5. Let other apps search for you
    Until Google creates a way to distinguish between tablet and phone apps, your best bet is to download an app that does this for you. Tablified Market is a great place to start. It shows a clear, curated list of third-party apps that are specifically designed or optimized to work on Android tablets. It’s how Google Play should work.Tablified Market
  6. Take a shot in the dark
    Just because an app isn’t optimized to run on your tablet doesn’t mean you can’t use it. You can still run the app in a phone-size window with a bunch of empty space around it, or you can stretch it out and blow it up to fit your tablet’s screen. Neither of these options is optimal, but it’s better than not having access to the app at all. And you might even get lucky and find the app is optimized to work on your tablet, but didn’t say so in the app description.

All images from Google Play.

  1. Life is too short to invest that kind of effort when a better option is available.

    Buy an iPad. If/when Android catches up and offers the same ease of experience, consider switching.

    I wish I could get back all the time I’ve wasted in my life wrestling with things that I wanted to be good but weren’t.

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    1. haaaaaaaa trolololololol

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    2. I get heartily sick of people saying “life is too short”!!!

      Life is the longest thing you will ever do!

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  2. I don’t remember ever having a problem with an app downloaded onto my Nexus 7 where not being “optimized” was a problem. Maybe that’s why they aren’t segregated.

    I’ve had some apps update where one of the improvements was to be optimized for tablets, and I haven’t noticed the difference.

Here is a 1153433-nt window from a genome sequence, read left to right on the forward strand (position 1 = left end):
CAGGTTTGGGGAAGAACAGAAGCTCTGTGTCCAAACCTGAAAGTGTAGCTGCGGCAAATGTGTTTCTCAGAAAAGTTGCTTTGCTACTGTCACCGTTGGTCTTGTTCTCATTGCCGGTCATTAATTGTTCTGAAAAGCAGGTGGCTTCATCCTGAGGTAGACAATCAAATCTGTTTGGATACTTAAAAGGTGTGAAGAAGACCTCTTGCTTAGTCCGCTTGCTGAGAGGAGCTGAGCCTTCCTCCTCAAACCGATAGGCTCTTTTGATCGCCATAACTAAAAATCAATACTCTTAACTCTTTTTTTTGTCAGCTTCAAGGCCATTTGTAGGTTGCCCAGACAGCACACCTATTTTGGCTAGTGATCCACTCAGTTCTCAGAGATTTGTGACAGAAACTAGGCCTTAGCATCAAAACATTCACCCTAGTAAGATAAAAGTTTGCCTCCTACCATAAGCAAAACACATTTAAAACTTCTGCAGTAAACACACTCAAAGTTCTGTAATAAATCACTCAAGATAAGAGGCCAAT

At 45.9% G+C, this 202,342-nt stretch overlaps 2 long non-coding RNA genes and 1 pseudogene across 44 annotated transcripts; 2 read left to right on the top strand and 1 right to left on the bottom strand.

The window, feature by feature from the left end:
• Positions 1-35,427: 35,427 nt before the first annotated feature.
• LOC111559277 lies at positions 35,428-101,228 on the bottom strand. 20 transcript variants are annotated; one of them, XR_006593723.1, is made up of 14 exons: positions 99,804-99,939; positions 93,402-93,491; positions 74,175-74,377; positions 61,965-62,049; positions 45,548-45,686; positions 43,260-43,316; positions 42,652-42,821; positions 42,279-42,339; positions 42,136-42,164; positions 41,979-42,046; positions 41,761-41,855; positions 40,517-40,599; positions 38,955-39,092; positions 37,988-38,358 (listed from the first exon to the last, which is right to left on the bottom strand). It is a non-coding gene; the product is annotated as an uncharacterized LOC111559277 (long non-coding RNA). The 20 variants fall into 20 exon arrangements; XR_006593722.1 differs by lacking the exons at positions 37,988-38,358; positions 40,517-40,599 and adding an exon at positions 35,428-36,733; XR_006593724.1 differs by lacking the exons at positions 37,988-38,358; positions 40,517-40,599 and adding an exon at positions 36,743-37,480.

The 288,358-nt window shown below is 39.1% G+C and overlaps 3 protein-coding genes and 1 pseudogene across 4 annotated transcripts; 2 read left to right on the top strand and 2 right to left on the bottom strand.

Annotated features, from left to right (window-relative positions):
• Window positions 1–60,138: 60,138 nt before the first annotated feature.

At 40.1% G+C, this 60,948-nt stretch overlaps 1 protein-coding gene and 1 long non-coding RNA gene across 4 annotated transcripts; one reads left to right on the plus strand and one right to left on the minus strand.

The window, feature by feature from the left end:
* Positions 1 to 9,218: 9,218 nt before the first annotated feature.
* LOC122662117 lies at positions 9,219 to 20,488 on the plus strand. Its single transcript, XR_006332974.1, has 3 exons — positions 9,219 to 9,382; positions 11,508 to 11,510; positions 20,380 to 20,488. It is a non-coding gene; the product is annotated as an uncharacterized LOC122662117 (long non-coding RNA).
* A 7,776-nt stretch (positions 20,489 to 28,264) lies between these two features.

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  3. Most Android apps are already tablet ready which is why there are so few to be counted. Some are “tablet optimized” but most can be effectively used the same on a phone as a tablet. That’s why you can’t count iPad apps vs Android tablet apps.

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  4. Well I’d start with #5 since it’s raison-d’etre is displaying tablet optimized Android Apps!

    And secondly, the reason this is difficult for Google to do, is that unlike iOS, where the Phone only apps look like cr*p on a tablet with the rasterized scaling, Android apps with device independent pixels and relative layouts scale well. But it’s a double edged sword. Just because it scales well, doesn’t make it “optimized”. A responsive UI needs to take advantage of the extra space available and change layouts. Using Fragments is a start, but still may not create a responsive user experience. No different than a universal app on iOS that merely makes an iPhone app run in an iPad. Is that considered as a tablet app by Apple?

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  5. Anyone tried Slideme Marketplace or oher Android specific sites?

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  6. Android running after iOs to catch on tablet optimized apps! So better choose the one who is way ahead of the other. Isn’t it?